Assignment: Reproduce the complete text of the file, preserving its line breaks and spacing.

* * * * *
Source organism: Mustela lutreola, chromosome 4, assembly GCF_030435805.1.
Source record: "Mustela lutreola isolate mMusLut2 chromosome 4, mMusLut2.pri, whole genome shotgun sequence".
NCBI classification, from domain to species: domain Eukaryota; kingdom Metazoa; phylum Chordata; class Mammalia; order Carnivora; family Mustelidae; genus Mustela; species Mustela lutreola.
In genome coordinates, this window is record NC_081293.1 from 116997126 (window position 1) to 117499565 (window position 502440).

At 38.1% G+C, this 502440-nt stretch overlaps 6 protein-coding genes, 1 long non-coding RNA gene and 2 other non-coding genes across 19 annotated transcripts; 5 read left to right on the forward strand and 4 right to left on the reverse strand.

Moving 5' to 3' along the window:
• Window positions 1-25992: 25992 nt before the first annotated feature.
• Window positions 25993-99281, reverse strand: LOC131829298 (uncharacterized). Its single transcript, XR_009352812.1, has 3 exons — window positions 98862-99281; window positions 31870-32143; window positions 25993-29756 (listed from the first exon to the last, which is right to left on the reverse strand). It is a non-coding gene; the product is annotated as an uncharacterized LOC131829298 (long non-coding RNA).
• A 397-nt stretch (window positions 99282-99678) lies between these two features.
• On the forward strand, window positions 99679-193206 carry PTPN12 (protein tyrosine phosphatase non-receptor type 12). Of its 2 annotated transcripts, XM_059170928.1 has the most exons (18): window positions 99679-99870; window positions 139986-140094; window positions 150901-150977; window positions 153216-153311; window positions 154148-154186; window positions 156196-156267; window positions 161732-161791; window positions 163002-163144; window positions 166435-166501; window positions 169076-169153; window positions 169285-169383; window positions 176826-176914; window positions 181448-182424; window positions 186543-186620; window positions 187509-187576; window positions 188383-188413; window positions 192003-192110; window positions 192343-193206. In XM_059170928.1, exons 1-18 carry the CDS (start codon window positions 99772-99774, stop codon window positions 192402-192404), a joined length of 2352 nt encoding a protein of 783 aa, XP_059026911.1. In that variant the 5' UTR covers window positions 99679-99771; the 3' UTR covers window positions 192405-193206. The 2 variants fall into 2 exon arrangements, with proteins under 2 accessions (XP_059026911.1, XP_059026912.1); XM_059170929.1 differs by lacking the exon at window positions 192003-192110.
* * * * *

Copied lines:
Source organism: Mustela lutreola, chromosome 4, assembly GCF_030435805.1.
Source record: "Mustela lutreola isolate mMusLut2 chromosome 4, mMusLut2.pri, whole genome shotgun sequence".
NCBI classification, from domain to species: domain Eukaryota; kingdom Metazoa; phylum Chordata; class Mammalia; order Carnivora; family Mustelidae; genus Mustela; species Mustela lutreola.
In genome coordinates, this window is record NC_081293.1 from 116997126 (window position 1) to 117499565 (window position 502440).

At 38.1% G+C, this 502440-nt stretch overlaps 6 protein-coding genes, 1 long non-coding RNA gene and 2 other non-coding genes across 19 annotated transcripts; 5 read left to right on the forward strand and 4 right to left on the reverse strand.

Moving 5' to 3' along the window:
• Window positions 1-25992: 25992 nt before the first annotated feature.
• Window positions 25993-99281, reverse strand: LOC131829298 (uncharacterized). Its single transcript, XR_009352812.1, has 3 exons — window positions 98862-99281; window positions 31870-32143; window positions 25993-29756 (listed from the first exon to the last, which is right to left on the reverse strand). It is a non-coding gene; the product is annotated as an uncharacterized LOC131829298 (long non-coding RNA).
• A 397-nt stretch (window positions 99282-99678) lies between these two features.
• On the forward strand, window positions 99679-193206 carry PTPN12 (protein tyrosine phosphatase non-receptor type 12). Of its 2 annotated transcripts, XM_059170928.1 has the most exons (18): window positions 99679-99870; window positions 139986-140094; window positions 150901-150977; window positions 153216-153311; window positions 154148-154186; window positions 156196-156267; window positions 161732-161791; window positions 163002-163144; window positions 166435-166501; window positions 169076-169153; window positions 169285-169383; window positions 176826-176914; window positions 181448-182424; window positions 186543-186620; window positions 187509-187576; window positions 188383-188413; window positions 192003-192110; window positions 192343-193206. In XM_059170928.1, exons 1-18 carry the CDS (start codon window positions 99772-99774, stop codon window positions 192402-192404), a joined length of 2352 nt encoding a protein of 783 aa, XP_059026911.1. In that variant the 5' UTR covers window positions 99679-99771; the 3' UTR covers window positions 192405-193206. The 2 variants fall into 2 exon arrangements, with proteins under 2 accessions (XP_059026911.1, XP_059026912.1); XM_059170929.1 differs by lacking the exon at window positions 192003-192110.